According to Intrade, the probability of Obama being the next president is 0.53. Call this P(Obama). And P(McCain) = 0.47.

Now we can calculate the probability of a tax hike conditional on McCain winning. It comes from the formula

P(tax hike)
= P(tax hike/Obama) P(Obama) + P(tax hike/McCain) P(McCain),

and plugging in the above numbers. It tells us that

P(tax hike / McCain) = 0.74.

Sunday, September 14, 2008

Freakonomics Quorum

I was asked to participated in a Freakonomics Quorum on Sex, and since I don't know when to say no, I agreed.  For editorial reasons they cut most of my links, in particular links to the supporting data.  I've reproduced it below with the links in tack.

How differently do Americans perceive sex now than they did 30 years ago? (For brevity's sake, it's best to discuss one or two ways.)

The best data on American’s perceptions of sex come from the General Social Survey. Assuming Americans don’t suffer from extraordinary cognitive dissonance we would also expect their perceptions of sex to change with their behavior. Sexual behavior since the introduction and legalization of the female contraceptive pill in the 1960s, has changed dramatically from what was once an act that risked pregnancy to an act which could be accomplished with a risk of pregnancy approaching zero. Importantly it was a technology controlled by woman, rather than by men as was the case of previously available condoms. The primary result of this technological change was the sexual revolution, which started a very slow cultural shift towards a general acceptance of premarital sex.
For the most part I think a majority of Americans have come to embrace sex as an intimate act primarily for the pleasure of the participants, instead of an act with the primary or even secondary purpose of creating a child.  This has led to several other changes in society.  No longer is premarital sex as shunned as it once was – unless your mother is the Republican VP nominee who has promoted abstinence education - because no longer is it as likely to result in pregnancy. And if sex isn’t about creating life, but solely about creating pleasure and intimacy between consenting adults, then homosexual sex - for some people – can achieve that desired end.  It is one reason why homosexual relations are gradually becoming socially accepted by many Americans.   
There are of course pockets of Americans - generally religious - who still view the primary function of sex as procreation, a view the Catholic Church surprisingly continues to promote forty years after the encyclical “Humanae Vitae.” Contrary to the views of many practicing Catholics sex according to the church should “be open to the creation of life”, which I interpret to mean there should be a positive risk of pregnancy unaltered by mechanical or chemical means.  Actually the Church’s preferences are asymmetric in that they are only concerned with preventing the lowering of the probability of pregnancy because if they were concerned about raising it the encyclical would have also banned the consumption of alcohol, a chemical known to increase the risk of pregnancy.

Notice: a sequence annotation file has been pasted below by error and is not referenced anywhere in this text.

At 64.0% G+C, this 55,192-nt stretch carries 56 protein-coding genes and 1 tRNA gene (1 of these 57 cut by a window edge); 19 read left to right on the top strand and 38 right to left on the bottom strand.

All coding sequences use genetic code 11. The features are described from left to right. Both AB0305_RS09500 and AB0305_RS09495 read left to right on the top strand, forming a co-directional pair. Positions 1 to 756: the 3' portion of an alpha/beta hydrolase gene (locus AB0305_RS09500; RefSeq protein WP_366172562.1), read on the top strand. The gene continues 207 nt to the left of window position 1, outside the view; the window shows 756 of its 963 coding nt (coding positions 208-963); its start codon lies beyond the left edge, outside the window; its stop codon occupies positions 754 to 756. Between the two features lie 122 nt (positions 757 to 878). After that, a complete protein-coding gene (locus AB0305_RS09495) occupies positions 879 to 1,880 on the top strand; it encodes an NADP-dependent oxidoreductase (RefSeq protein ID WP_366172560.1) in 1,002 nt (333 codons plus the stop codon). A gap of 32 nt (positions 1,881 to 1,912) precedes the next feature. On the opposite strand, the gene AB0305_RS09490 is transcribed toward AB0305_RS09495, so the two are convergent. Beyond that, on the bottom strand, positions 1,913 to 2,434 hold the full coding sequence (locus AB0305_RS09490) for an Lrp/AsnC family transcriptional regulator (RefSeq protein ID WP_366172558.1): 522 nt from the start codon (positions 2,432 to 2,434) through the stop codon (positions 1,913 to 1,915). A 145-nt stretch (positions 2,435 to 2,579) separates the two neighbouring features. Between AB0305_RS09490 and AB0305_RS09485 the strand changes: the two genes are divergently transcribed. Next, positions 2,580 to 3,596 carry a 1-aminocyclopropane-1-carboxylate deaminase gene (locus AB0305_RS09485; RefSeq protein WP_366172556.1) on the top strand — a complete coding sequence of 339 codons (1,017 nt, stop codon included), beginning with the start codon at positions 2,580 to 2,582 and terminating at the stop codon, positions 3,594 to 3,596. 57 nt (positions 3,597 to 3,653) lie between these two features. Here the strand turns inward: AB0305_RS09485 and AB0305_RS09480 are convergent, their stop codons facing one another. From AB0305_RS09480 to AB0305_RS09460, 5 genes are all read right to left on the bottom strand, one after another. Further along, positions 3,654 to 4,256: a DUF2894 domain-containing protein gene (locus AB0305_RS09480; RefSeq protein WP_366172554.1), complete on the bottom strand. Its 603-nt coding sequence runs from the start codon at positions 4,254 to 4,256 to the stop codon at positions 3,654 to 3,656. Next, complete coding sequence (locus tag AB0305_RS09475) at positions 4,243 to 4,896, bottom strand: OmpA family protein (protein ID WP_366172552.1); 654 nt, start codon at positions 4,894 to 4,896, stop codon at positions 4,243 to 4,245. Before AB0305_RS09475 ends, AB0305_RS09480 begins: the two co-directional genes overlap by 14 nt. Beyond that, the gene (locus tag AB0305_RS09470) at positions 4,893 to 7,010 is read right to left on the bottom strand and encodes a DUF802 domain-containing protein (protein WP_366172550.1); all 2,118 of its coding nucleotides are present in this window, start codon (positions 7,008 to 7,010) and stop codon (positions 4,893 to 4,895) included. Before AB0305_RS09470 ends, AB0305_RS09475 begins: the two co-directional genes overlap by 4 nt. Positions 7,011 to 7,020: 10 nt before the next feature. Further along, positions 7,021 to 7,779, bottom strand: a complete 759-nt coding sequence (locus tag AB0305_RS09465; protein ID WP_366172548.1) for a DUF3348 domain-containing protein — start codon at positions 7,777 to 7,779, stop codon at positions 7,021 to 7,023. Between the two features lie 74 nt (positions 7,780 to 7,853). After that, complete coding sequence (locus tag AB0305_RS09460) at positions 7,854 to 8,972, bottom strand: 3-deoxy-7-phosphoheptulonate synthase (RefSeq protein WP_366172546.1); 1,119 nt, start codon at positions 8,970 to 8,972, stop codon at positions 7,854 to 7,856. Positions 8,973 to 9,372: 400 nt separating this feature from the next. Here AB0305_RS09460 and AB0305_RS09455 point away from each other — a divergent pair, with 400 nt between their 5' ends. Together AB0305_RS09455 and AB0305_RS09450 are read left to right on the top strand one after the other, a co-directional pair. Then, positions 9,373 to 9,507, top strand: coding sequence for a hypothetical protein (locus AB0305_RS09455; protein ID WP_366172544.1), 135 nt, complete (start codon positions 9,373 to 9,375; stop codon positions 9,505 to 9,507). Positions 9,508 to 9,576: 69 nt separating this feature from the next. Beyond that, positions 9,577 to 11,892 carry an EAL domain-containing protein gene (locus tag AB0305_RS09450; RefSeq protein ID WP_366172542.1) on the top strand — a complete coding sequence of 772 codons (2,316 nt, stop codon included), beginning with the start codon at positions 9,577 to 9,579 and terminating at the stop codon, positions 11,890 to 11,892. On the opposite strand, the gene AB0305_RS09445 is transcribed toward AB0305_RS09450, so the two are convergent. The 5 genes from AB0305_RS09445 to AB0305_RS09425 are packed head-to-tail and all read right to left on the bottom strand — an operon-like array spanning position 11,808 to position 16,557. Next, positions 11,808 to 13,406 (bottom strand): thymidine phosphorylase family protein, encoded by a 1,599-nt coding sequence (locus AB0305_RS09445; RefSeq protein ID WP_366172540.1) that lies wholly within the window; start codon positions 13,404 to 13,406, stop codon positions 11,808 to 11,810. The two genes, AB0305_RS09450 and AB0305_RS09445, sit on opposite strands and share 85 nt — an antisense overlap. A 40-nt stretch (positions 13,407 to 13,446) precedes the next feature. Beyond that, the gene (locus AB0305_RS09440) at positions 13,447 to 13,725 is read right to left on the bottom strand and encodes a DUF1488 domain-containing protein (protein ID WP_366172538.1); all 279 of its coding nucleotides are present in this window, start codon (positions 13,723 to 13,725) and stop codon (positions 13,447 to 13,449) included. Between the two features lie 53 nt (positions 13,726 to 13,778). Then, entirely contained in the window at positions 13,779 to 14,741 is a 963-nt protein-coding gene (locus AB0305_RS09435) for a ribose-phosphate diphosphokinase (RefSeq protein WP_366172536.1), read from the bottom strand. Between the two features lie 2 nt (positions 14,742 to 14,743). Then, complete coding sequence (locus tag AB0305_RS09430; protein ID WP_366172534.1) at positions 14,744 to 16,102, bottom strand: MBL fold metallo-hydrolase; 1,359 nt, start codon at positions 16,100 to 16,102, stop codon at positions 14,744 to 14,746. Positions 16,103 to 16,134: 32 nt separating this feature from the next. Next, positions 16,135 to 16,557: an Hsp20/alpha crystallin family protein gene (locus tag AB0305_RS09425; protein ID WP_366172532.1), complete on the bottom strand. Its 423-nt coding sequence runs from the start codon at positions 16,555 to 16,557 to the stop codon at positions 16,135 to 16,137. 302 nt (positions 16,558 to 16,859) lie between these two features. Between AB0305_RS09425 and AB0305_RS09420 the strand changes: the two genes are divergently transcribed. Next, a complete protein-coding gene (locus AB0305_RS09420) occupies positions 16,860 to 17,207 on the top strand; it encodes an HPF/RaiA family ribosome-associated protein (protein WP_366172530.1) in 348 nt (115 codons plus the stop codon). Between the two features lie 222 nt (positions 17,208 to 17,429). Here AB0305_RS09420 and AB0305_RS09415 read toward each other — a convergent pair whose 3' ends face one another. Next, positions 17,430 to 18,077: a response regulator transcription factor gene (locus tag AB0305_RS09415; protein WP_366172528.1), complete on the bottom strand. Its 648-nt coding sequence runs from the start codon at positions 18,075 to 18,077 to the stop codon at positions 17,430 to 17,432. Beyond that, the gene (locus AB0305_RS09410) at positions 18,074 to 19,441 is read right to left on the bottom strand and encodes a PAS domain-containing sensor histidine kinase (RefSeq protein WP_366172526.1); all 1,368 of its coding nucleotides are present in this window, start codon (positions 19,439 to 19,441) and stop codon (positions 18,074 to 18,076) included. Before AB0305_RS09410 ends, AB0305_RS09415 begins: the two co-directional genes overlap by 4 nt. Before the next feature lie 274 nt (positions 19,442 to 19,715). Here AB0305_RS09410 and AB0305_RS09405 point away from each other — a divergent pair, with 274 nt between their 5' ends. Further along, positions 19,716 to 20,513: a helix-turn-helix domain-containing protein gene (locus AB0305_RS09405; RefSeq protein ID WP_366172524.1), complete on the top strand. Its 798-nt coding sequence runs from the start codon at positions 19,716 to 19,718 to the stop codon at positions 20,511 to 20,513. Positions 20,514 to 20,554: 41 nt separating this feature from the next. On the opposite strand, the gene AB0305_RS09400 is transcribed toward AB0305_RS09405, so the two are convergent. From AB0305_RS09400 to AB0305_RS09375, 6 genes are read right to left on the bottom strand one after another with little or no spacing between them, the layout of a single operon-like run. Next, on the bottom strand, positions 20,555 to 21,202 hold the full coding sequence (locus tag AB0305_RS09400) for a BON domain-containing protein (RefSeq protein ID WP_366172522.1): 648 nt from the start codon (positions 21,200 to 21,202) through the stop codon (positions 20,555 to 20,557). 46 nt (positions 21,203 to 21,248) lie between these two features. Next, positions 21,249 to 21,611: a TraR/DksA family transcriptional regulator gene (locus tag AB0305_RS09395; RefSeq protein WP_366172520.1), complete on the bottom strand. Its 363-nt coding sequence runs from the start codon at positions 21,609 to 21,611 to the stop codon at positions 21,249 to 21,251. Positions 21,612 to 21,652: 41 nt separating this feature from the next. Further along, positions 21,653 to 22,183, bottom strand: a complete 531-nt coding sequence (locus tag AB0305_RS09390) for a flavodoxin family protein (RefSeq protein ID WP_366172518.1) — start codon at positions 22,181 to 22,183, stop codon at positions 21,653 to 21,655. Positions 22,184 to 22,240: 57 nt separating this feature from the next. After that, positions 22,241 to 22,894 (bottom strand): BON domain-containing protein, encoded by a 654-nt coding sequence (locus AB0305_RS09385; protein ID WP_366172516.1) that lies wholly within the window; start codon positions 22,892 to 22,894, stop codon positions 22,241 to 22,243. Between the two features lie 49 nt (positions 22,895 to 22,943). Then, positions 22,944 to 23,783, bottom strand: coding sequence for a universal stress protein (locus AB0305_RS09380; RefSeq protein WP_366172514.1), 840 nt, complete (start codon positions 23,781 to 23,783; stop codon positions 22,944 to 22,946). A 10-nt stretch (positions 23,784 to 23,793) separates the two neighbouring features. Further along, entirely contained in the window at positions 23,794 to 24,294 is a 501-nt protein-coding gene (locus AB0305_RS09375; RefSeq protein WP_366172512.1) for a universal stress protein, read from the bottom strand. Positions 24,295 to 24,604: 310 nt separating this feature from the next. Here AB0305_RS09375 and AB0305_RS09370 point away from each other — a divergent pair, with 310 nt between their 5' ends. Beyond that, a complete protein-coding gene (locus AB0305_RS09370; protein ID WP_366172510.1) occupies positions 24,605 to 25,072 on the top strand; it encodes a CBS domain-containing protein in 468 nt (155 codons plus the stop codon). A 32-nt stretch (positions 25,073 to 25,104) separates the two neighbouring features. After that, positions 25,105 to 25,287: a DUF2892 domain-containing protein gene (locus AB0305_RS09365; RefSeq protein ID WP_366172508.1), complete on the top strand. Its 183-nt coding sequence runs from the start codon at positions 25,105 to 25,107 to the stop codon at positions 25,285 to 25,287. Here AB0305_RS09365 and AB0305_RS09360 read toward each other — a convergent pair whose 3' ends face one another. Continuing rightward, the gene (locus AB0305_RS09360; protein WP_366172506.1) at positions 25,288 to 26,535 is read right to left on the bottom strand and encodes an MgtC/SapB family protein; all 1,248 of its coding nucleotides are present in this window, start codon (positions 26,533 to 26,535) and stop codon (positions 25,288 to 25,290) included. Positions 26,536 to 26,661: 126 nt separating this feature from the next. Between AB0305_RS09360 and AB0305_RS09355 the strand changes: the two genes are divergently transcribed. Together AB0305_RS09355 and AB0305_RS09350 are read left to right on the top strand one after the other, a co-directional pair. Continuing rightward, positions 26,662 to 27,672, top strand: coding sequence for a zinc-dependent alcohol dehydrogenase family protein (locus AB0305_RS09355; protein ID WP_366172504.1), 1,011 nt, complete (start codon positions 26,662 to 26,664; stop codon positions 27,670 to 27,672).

How do you predict perceptions will change 30 years from now?

The one caveat to previous question might be the general decline in birth rates around the globe.  Falling fertility rates have put strains on social insurance and retirement systems that rely upon the pyramid scheme of population growth.  Italy has talked about subsidizing sex for procreation purposes.  Who knows one day we may view sex as an act of patriotism as we may be asked to literally do IT for our country.
As in the case of the pill, new technologies are probably most likely to facilitate future shifting social perceptions of sex.  I think many Americans perceive a dramatic drop off in sexual activity among the elderly, but I think innovations like Viagra will force us to rethink that stereotype.  In fact there is already evidence that the little blue pill has led to a dramatic rise in STDS among older Americans. Senior living situations are likely the next battle ground against STDs. I’m not implying senior living environments have become bastions of sex, akin to college coed dorms, but none the less the technology has allowed for increase in sexual activity, and with it the transmission of disease.
I also think other social biases will change with time. The internet has been a boon for people with sexual fetishes, allowing them to connect with others who share their interests.  In turn it has lead people who were previously unaware of the fetishes to learn more about them.  And as with most cultural changes in perceptions, slowly over time and with more exposure to them the repulsion many people feel will diminish.